My Warning Bells Sounded
The package looked pretty innocent when it arrived. A USPS priority mail package addressed to me because of my Fiction Editor position. I opened it and my internal warning bells sounded.
First, it was a bound manuscript. Again it wasn’t too unusual. Some times a fiction author will produce a Print On Demand version or self-publish their novel and be interested in a traditional publisher acquiring the book for a broader distribution.
Then I noticed the cover letter came from a literary agent (someone I didn’t recognize). Again it’s not too unusual because anyone can hang out an agent shingle. Many people are getting into the agent business. Some editors are becoming agents, etc.
With this agent’s cover letter, the warning bells sounded. I think it was the phrase about a “compilation of prayer and insightful prose” to “to guide readers along a path to spiritual enlightenment.” Then the next sentence claimed the book “appeals to readers of any faith.”
OK, I thought. Let’s check it out.
Loud warning bells sounded. Large typeface (helps you produce a larger book than would normally happen). Every page was a one page chapter of a thought or prayer and the bound book was published from an outfit that I’ve seen numerous authors complaining about their results on some online groups. I’d never seen an actual book from this outfit—until now.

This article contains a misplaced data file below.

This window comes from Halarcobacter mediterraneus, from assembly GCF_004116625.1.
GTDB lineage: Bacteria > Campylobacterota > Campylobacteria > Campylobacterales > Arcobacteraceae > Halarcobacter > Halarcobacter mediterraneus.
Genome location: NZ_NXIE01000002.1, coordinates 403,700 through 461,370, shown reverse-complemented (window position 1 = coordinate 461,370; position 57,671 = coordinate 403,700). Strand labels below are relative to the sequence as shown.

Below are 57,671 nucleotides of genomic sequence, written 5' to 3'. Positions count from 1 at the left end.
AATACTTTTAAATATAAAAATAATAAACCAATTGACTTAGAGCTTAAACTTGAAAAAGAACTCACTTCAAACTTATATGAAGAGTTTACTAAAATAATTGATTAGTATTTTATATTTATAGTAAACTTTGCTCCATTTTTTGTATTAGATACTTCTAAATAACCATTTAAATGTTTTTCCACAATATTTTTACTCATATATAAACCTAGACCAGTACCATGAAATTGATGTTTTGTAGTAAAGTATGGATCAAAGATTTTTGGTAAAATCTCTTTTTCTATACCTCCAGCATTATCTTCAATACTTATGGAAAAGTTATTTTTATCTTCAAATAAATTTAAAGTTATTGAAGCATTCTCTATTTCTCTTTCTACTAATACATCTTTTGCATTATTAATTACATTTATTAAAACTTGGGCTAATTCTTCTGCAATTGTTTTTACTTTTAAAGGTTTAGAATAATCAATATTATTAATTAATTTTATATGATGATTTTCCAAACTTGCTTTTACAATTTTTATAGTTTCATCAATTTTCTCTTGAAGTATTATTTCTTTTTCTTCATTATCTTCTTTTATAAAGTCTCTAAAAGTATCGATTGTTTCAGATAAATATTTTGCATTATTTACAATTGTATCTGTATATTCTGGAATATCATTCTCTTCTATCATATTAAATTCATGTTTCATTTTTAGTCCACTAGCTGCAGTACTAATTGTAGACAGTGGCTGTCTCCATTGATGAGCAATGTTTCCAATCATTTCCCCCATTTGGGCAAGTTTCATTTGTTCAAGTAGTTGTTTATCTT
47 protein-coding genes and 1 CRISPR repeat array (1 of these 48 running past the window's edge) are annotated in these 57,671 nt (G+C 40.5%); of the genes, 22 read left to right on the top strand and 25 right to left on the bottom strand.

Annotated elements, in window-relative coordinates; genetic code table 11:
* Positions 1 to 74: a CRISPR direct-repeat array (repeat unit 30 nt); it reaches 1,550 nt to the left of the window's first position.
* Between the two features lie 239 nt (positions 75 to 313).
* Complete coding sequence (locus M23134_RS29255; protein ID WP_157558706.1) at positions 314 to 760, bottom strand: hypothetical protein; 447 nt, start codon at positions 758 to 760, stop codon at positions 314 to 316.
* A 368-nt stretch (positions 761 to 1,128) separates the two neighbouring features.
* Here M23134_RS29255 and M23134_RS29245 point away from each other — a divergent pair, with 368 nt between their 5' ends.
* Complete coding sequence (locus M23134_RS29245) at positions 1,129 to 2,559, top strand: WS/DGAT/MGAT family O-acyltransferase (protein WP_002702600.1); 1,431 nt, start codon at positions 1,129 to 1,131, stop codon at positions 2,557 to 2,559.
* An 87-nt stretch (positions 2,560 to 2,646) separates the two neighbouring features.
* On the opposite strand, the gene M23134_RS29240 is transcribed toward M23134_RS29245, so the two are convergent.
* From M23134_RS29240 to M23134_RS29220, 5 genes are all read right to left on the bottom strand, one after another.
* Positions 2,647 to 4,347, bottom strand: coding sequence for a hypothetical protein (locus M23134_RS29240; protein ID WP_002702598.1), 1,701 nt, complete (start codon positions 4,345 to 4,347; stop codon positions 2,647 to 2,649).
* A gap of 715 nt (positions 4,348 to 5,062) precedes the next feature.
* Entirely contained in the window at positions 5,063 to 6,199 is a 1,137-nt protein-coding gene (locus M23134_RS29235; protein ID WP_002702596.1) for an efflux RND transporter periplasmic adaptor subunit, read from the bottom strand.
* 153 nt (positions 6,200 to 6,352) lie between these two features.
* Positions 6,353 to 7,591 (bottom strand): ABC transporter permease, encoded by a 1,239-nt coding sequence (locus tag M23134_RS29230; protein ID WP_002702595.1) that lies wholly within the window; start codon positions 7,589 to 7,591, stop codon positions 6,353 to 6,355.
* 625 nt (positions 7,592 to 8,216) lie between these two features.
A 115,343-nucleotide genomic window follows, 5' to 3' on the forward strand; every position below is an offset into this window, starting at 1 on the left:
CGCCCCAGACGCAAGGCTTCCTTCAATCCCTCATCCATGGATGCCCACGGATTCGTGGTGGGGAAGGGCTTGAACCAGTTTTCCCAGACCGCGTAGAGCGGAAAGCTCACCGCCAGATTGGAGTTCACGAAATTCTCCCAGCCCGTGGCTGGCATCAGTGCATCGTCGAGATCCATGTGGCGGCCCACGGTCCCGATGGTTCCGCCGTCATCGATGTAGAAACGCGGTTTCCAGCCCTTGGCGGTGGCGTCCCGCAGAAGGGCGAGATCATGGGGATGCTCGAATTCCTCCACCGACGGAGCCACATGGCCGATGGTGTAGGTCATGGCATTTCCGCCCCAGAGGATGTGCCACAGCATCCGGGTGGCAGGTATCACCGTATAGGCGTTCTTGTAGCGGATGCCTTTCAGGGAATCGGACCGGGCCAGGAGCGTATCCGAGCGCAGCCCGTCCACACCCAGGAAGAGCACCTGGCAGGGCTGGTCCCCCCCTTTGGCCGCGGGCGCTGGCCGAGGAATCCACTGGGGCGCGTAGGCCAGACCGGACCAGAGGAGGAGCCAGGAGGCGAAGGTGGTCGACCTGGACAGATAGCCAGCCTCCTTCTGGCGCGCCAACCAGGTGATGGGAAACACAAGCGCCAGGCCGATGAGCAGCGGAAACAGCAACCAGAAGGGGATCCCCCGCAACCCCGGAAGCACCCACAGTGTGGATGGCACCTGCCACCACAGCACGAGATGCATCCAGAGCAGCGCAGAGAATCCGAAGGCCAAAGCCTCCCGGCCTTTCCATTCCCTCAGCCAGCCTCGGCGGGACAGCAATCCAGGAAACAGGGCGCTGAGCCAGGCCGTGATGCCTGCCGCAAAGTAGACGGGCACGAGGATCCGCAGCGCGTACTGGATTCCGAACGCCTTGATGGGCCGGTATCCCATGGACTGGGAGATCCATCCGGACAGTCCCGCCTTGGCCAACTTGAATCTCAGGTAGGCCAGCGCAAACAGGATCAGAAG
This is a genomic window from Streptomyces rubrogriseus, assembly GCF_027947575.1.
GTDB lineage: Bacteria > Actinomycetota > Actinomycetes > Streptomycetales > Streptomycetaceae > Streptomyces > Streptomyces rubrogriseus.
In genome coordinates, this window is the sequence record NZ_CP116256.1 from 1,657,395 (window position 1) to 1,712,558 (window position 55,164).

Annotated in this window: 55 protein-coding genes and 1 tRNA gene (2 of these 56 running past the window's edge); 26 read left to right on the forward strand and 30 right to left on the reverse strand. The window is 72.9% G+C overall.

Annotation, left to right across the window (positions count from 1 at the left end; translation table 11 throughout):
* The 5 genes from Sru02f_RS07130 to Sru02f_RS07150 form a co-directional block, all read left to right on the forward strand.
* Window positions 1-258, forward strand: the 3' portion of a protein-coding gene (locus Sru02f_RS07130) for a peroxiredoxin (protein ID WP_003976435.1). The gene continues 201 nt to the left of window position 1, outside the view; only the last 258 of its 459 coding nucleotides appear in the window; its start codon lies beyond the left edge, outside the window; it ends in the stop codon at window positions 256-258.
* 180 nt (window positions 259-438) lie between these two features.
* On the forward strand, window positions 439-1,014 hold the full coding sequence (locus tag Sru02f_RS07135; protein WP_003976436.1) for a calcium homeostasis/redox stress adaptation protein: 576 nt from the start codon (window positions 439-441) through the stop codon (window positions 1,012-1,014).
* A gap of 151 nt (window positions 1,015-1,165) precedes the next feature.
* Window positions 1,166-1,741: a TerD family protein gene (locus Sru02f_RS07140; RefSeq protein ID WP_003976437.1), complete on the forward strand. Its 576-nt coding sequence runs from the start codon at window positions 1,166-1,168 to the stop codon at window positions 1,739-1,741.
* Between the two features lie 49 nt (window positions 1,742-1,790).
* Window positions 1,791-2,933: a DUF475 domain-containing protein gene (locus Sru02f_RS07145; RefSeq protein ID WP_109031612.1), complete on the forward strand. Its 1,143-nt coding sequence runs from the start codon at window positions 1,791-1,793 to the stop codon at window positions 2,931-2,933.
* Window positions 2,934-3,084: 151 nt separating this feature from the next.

Over the last few years, I’ve opened thousands of these submissions—but I’ve never seen a package like this one. I looked a bit closer about the author. Her first book and she’s working on a second book (admirable).
Then I thought I’d check for some more information about the agent. (Writers should listen up here—I’m going to teach you how to fish—for information). First, I went to Everyone Who’s Anyone In Trade Publishing. This page has a search engine and I entered the first and last name, then searched. Nothing was found. Then I just entered the last name and searched. Again nothing. Then I entered the first name and searched. Nothing.
Next I turned to the Association of Author’s Representatives home page. They have a search engine feature for their database. Again I looked for this agent’s name. Nothing. It’s again not too unusual—because not every agent is a member of the AAR. Most of the Christian literary agents that I work with on a regular basis are not members.
Finally I tried a Google search on the person’s name. I found nothing. Now not everyone in publishing is on the Internet. I searched on my own name “Terry Whalin” and in 0.25 seconds, Google found 3,700 results with the first few entries accurate and you could learn my background. It sounded more warning bells.
I sent this “literary agent” my standard form rejection letter, then logged some details into my fiction manuscript log. The experience bothered me for the author who is obviously putting some effort and energy into getting her project into the marketplace.
Each of us as writers want someone to want our material. It’s admirable as we pursue our dreams of publication (and sales) that someone comes along who wants to be our literary agent. It’s our responsibility as the author to check out the agent—and make wise decisions.